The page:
Crews competing in next month’s Cowes Week will be hoping for fairer winds than I experienced early on the opening morning of last year’s regatta, when double Olympic gold medallist Shirley Robertson took me out on the Solent for a pre-race sail. Few other sailors were up and about, but I was hoping for a flavour of the thrill and excitement that would be experienced later by those crewing more than 1,000 boats. Cowes is one of the world’s biggest open-to-all regattas. Instead, as Robertson and I walked down to the marina below the Royal Yacht Squadron club, not a breath of wind disturbed the burgee flags on top of the masts.
Sailing without wind is like cycling without pedals and, since the boat we were about to use, a Bembridge Redwing, is based on an 1897 design, it is not equipped with such luxuries as an engine. “It doesn’t matter how good a sailor you think you are, nobody can make a boat move without wind in the sails,” said Robertson. “It’s terribly frustrating for the serious sailors but racing in light air is a much tougher test of skill than blasting along at 10 knots in a big blow.”
Robertson should know. She was the first British woman to win two Olympic gold medals at consecutive games, in 2000 at Sydney and again at Athens in 2004. She was named World Female Sailor of the Year in 2000 and was awarded an OBE in 2005. Now retired, Roberston has a home overlooking the Cowes marina, from where she still sails, although non competitively.
Our boat, named Gosling, had a classic-shaped hull and, from bow to stern, came in at an inch below 28ft. That might sound like a comfortable length but it was only 5ft 6in wide. Such a narrow vessel tends to roll from side to side, even in a flat sea.
There were no safety rails to negotiate so Robertson and I simply climbed down into a cockpit resembling a dugout canoe with a mast attached. The deck was covered in a mass of ropes, each one of which would fine-tune the two red sails to match the wind and racing conditions.
Instrumentation is minimal but Charles E Nicholson, who designed the Redwing more than a century ago, was smart enough to add one little luxury. Underneath the tiller handle at the back of the boat is a wooden drawer, just big enough for a few sandwiches and a flask of tea – or something stronger.
Robertson, who was 46 this week, immediately looked at home, even though the Gosling was not her own boat. “I’ve raced offshore in 45-metre superyachts in very tough conditions but there is something special about helming a boat like this. You don’t need a large crew and you just turn up with your sailing partner and race. That’s why my heart has always been in little boats.”
Her first sailing experience was as a seven-year-old in a tiny Mirror dinghy, built by her father in the garage of the family home in Dundee. “Dad and I joined the Loch Ard Sailing Club in the Trossachs because it was the closest place for us to get on the water. I met my friends there every weekend and our parents would organise sausage sizzles for us afterwards.”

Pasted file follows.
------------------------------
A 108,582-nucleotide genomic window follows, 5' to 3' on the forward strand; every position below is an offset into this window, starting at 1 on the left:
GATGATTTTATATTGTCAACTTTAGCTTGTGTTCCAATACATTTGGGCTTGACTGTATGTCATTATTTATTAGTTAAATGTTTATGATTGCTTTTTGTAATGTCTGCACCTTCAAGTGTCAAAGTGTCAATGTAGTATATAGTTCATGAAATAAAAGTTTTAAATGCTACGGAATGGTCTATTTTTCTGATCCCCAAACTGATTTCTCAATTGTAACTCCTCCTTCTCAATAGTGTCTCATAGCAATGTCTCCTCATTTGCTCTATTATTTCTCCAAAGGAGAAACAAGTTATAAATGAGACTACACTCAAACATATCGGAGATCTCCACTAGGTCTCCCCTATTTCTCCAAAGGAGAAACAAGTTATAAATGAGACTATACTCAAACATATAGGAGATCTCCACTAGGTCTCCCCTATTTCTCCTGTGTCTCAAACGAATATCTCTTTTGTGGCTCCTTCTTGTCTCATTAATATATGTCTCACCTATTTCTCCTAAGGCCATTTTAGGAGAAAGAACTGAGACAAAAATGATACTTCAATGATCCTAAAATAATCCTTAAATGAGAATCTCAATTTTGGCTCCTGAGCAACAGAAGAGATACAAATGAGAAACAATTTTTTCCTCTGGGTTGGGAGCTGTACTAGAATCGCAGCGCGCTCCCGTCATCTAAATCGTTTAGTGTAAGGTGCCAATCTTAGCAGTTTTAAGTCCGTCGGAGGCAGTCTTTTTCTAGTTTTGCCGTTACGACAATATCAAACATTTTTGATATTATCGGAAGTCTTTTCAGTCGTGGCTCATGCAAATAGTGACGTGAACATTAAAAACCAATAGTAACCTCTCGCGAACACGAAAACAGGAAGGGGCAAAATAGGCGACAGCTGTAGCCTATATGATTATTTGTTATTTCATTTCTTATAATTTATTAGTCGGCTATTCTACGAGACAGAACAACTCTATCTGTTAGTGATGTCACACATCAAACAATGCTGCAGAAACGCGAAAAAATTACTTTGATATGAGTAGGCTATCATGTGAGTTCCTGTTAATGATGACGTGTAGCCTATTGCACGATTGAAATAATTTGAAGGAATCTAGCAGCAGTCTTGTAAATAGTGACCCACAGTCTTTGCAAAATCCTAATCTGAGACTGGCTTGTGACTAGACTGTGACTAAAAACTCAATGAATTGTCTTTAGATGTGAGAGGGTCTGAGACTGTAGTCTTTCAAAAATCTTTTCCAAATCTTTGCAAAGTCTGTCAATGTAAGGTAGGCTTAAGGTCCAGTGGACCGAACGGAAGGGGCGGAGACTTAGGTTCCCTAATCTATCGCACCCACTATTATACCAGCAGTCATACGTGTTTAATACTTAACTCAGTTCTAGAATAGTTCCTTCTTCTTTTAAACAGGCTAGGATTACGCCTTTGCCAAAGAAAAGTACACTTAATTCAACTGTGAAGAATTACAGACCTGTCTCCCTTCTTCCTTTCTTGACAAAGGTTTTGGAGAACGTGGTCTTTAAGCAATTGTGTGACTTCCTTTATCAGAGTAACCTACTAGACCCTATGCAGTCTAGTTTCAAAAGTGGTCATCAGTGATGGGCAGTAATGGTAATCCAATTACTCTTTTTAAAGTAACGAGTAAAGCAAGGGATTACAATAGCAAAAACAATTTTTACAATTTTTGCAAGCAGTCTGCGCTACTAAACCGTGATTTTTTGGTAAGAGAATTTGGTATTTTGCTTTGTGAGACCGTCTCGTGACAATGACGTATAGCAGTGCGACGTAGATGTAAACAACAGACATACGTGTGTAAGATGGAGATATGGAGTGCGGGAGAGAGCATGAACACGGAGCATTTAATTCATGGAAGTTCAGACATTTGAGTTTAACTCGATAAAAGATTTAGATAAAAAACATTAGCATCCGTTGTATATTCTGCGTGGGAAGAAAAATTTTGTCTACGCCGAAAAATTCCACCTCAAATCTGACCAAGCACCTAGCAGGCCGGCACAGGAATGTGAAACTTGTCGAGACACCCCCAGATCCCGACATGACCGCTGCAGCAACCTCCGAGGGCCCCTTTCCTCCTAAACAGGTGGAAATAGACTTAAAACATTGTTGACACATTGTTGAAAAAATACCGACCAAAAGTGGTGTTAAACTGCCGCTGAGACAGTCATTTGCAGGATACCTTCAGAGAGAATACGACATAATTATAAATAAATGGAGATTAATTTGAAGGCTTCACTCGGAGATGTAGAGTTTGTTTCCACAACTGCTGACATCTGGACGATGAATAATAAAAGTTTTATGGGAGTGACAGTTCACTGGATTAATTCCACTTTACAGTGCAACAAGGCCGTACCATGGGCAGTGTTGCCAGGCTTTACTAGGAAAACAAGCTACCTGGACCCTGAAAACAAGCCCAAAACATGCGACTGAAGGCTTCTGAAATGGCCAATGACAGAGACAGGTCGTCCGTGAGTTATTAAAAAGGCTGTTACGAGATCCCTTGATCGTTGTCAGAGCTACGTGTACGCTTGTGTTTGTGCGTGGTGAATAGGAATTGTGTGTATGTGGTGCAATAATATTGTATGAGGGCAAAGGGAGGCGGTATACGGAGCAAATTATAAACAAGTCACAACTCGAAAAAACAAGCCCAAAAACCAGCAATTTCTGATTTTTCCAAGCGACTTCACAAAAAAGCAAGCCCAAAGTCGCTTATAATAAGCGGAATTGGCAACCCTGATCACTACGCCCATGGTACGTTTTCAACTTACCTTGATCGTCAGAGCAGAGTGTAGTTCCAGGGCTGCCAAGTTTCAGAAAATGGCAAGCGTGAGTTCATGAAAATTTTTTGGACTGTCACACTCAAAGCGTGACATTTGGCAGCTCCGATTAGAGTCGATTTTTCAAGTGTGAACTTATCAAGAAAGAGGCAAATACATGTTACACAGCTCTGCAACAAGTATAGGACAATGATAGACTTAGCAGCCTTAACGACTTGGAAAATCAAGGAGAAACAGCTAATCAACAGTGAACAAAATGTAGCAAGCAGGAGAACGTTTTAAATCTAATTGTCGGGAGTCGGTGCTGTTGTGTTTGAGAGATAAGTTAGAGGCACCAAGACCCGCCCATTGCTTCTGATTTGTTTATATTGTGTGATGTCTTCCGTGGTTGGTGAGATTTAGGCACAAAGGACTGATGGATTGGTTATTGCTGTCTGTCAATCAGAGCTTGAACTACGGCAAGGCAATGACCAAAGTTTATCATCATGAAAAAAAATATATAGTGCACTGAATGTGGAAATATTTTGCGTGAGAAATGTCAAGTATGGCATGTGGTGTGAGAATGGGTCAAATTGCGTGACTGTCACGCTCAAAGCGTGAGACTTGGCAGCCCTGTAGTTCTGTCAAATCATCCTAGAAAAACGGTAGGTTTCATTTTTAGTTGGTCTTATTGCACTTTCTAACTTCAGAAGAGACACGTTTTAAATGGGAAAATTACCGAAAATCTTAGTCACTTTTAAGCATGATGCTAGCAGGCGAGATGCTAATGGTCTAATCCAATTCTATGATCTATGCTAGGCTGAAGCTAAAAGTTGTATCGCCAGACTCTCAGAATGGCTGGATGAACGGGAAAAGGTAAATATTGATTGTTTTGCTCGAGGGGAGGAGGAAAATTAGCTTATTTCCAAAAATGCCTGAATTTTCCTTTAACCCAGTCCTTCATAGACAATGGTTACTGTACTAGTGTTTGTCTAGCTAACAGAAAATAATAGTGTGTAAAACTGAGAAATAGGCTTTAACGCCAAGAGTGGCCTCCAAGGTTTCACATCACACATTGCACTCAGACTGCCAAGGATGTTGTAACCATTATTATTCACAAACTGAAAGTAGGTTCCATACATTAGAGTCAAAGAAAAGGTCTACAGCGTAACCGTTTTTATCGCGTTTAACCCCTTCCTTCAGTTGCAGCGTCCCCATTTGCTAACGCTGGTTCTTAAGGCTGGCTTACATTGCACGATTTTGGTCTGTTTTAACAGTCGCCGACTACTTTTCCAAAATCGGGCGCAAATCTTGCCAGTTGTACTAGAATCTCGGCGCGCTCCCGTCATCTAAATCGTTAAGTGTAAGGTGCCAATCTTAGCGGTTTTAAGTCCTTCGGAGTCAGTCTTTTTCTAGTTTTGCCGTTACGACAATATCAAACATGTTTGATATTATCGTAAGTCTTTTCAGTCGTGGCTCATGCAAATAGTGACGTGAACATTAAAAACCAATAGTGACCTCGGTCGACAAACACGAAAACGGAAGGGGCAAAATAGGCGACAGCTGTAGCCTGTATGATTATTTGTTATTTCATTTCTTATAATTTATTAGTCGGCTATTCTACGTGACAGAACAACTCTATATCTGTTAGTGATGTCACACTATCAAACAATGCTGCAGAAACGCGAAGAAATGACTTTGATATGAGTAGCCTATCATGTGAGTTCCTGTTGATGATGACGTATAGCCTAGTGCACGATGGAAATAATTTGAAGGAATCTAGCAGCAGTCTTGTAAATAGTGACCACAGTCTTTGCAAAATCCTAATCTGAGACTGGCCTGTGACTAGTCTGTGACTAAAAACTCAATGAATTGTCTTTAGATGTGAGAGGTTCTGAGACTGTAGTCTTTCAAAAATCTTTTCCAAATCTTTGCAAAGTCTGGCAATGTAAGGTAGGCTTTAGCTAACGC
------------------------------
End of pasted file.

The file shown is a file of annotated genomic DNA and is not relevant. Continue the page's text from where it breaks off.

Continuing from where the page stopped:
Robertson then went on a weekend training course, caught the bug and never sailed with her father again. “I had to race in my age category in a single-handed dinghy so that was that. I remember winning the regatta at our club. Everybody thought I was a boy because I did so well and my hair was short.”
Our session was floundering in the still conditions, so we decided to hoist the mainsail, hoping for a gentle breeze to carry us across the water. But I struggled to identify the correct halyard – or rope – to pull the sail up the mast because none of them were labelled. Eventually, by a process of elimination, I located the correct one and sail number 45 was lifted skyward.
I did the same with the jib, or triangular sail at the front of the boat, then stepped gingerly on to the foredeck to free us from the mooring. In normal conditions, Robertson would have turned Gosling away from the wind to fill the sails and sent us on our way. Frustratingly, our only movement was backwards with the tide.
Normally, racing would be delayed by such flat wind conditions but Robertson was itching to get us moving. Suddenly to our starboard side she spotted a patch of ripples on the water – at last, a breeze. She ordered me to stand with my back against the mast boom, holding the mainsail broadside to the direction of the wind: “Just keep it there, don’t move, and wait.” By then we were drifting sideways in the current, directly towards a line of other boats neatly moored up in a row.
I started to feel a little anxious for Gosling’s pristine hull until, quietly above me, the sail gently took shape and started to fill. Now there was a new soundtrack to the calm of the moment, the sound of our bow slowly cutting through the water as the Redwing eased forward and out into open water.
Robertson told me to sit down in the cockpit and adjust the jib until it too took shape. “Sometimes in big yacht racing they send a man to the top of the mast to look for wind ripples on the water. You can have every piece of technology onboard but all boats are the same – without wind you aren’t going anywhere.”
But our wind-assisted momentum didn’t last long, so we abandoned our sailing and returned reluctantly to the marina. By then it was almost 10am and the scent of bacon sandwiches on the air was luring crews from their slumber. I asked Robertson if it was frustrating to be no longer in contention for, say, the Olympics. “There were days when I was in tears training and there was a lot of heartache along the way,” she said. “Sailing should be fun and by living here at Cowes I’ve recaptured that spirit.”
Aberdeen Asset Management Cowes Week runs August 2-9, www.aamcowesweek.co.uk
Photographs: Gian Paul Lozza